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Suppose I have a class T where

  1. T has no virtual functions.
  2. T instances have no state.
  3. T has static member instances of itself.
  4. T itself has no other state.

Can the C++ static initialization fiasco ruin my program? I don't think so because even if one of the static instances is not initialized before use, that should not matter because T objects are stateless.

I'm interested in doing this for enum-like classes like so:


// Switch.h

class Switch {
public:
    static Switch const ON;
    static Switch const OFF;
    bool operator== (Switch const &s) const;
    bool operator!= (Switch const &s) const;
private:
    Switch () {}
    Switch (Switch const &); // no implementation
    Switch & operator= (Switch const &); // no implementation
};

// Switch.cpp

Switch const Switch::ON;
Switch const Switch::OFF;

bool Switch::operator== (Switch const &s) const {
    return this == &s;
}

bool Switch::operator!= (Switch const &s) const {
    return this != &s;
}
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3  
Excellent question & an interesting idea! –  Drew Hall May 16 '11 at 22:06
    
what does this give you over a simple enum (without the extra state)? –  Nim May 16 '11 at 22:08
    
Please post an example of how you actually intend to use the Switch class. –  nbt May 16 '11 at 22:10
    
The class declaration is in a header and the operator and member definitions are in some cpp file, right? Otherwise, this question is about the one-definition rule, not the static-initialization-order fiasco. Please indicate whether your code example is two separate files. –  Rob Kennedy May 16 '11 at 22:23
    
Whoops, sorry. This is indeed supposed to be in two separate files. –  Thomas Eding May 17 '11 at 0:53

3 Answers 3

up vote 2 down vote accepted

To answer the first part of your question, if T has a constructor which has side effects then you can in fact get burned by static initialization fiasco.

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I am interested in what are the advantages that you see from, say, an enum wrapped in either a namespace or a class:

namespace Switch {
   enum Switch {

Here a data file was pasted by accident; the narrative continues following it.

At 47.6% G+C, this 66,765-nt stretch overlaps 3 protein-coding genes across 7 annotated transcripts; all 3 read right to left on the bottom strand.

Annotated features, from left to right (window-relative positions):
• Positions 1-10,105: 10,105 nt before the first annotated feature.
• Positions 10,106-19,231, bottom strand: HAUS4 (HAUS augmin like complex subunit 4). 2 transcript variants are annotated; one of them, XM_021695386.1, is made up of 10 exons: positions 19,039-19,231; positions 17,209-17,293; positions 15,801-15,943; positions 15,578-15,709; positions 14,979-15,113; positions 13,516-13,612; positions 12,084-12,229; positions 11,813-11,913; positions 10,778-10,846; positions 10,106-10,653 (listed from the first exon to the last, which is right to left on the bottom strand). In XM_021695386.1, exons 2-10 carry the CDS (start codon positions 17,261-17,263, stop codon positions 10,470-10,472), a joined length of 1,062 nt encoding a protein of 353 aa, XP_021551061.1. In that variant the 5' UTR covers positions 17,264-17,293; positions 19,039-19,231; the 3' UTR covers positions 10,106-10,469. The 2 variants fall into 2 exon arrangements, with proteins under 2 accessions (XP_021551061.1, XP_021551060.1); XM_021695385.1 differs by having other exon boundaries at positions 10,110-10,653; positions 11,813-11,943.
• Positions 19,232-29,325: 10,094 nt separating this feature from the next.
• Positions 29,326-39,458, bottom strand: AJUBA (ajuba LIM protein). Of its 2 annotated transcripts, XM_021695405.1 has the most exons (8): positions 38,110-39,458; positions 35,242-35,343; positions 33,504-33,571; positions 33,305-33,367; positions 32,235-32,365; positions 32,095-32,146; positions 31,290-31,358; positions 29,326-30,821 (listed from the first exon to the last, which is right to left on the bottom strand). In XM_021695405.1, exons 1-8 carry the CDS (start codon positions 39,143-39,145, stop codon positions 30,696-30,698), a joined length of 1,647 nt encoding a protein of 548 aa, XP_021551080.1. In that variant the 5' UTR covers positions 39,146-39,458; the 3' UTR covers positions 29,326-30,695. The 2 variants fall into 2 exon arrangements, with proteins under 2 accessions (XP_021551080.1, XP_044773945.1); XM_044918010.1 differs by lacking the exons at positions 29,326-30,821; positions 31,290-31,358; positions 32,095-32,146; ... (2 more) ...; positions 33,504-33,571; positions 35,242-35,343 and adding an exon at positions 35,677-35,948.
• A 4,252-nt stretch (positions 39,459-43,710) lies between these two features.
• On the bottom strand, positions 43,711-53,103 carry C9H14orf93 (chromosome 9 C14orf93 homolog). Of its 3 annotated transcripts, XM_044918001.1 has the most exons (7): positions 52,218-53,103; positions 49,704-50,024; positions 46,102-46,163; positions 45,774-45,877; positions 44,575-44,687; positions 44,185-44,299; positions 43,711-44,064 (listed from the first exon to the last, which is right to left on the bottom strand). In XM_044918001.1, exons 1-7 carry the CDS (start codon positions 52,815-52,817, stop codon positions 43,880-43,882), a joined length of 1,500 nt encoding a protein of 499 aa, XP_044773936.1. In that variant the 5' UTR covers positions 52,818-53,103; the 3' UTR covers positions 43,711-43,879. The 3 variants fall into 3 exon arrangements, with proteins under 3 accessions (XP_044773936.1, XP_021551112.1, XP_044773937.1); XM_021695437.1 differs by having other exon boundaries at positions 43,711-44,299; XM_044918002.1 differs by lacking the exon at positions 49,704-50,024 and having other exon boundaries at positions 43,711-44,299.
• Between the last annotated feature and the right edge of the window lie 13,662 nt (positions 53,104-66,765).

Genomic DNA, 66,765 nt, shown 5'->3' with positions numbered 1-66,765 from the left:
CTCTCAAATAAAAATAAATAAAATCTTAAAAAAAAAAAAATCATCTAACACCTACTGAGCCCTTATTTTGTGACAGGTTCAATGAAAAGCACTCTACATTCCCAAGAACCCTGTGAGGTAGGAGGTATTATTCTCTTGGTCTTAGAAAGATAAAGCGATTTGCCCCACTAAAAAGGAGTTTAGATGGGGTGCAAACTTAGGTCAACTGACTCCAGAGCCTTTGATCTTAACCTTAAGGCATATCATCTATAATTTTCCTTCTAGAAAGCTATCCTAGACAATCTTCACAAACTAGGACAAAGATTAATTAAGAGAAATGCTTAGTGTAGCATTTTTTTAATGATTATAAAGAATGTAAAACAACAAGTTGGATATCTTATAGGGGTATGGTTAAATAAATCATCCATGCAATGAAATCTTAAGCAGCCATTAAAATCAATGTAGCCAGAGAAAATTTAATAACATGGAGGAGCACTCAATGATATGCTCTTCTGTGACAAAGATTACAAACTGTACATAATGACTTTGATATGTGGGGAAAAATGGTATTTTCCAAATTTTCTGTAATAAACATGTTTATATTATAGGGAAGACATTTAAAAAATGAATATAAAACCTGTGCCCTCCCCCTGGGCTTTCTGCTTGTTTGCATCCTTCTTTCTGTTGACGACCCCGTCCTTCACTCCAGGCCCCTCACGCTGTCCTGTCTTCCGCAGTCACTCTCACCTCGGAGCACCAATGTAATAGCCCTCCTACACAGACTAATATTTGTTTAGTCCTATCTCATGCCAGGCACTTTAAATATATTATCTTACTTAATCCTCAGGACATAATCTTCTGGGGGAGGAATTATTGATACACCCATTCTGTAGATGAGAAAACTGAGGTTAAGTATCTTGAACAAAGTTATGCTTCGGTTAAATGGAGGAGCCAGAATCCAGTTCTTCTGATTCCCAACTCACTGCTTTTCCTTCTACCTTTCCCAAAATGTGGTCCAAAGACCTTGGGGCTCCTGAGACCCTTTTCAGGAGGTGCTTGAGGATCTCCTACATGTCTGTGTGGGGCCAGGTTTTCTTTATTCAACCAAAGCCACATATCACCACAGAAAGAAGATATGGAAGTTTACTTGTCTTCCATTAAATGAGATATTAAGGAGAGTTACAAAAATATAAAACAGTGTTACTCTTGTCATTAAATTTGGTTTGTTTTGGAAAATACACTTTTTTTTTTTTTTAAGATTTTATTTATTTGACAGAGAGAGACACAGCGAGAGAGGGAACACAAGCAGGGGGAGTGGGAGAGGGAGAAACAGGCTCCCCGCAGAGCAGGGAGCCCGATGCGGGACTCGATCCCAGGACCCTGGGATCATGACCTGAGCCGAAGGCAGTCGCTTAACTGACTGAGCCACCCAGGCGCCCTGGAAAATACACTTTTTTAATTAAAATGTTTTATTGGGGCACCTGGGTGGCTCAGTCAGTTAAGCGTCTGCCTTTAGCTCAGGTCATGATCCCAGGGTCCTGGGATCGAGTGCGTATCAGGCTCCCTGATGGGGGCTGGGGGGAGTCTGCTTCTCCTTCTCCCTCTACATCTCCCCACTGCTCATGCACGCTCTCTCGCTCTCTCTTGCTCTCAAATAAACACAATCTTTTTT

ON,
      OFF
   };
}

It will be simpler to use in most cases (in your implementation you require users to employ either references or pointers, as the objects are non-copyable), it requires less code (no need to disable the constructors, and create the operators)...

As a matter of fact, in the upcoming standard you almost get that for free without even the use of the namespace:

enum Switch {
   ON,
   OFF
};
// bad, it allows this (as in the current standard):
Switch s = ON;
// good, it does also allow explicit qualification:
Switch s = Switch::ON;
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1  
I never considered this. Though to be a devil's advocate, the class variant I proposed does not allow implicit conversion to ints. Also you can't reopen a class, but that can be solved by wrapping in a class instead of a namespace I guess. –  Thomas Eding May 17 '11 at 0:58

Do you really intend to use pointer values to compare "state"? I agree with @Drew, it's an interesting idea. I'm not sure it is guaranteed by the standard to work, though, if we assume that this is a header-only implementation.

Consider what happens when multiple compilation objects contain the same definition for Switch::ON and Switch::OFF. Since these are variables, and not functions, the linker would have to decide, arbitrarily, between them.

When you ran a test, what did the popular compilers say: gcc 3, gcc 4, microsoft C++ 2005, 2008, and 2010, and one of the Edison Design Groups' compilers such as http://www.comeaucomputing.com/ ?

Said test would consist of:

// Switch.h
class Switch {
public:
    static Switch const ON;
    static Switch const OFF;
    bool operator== (Switch const &s) const;
    bool operator!= (Switch const &s) const;
private:
    Switch () {}
    Switch (Switch const &); // no implementation
    Switch & operator= (Switch const &); // no implementation
};

Switch const Switch::ON;
Switch const Switch::OFF;

bool Switch::operator== (Switch const &s) const {
    return this == &s;
}

bool Switch::operator!= (Switch const &s) const {
    return this != &s;
}

and

// main.cpp
#include "Switch.h"

extern int another_test();

int main(int argc, char*argv[])
{
  another_test();
  const Switch& current_state = Switch::ON;
  const Switch& another_state = Switch::OFF;
  if (current_state == another_state) {
    return 1;
  } else if (current_state != another_state) {
    return 2;
  }
  return another_test();
}

and

// another_test.cpp
#include "Switch.h"

int another_test()
{
  const Switch& current_state = Switch::ON;
  const Switch& another_state = Switch::OFF;
  if (current_state == another_state) {
    return 4;
  } else if (current_state != another_state) {
    return 5;
  }
  return 6;
}
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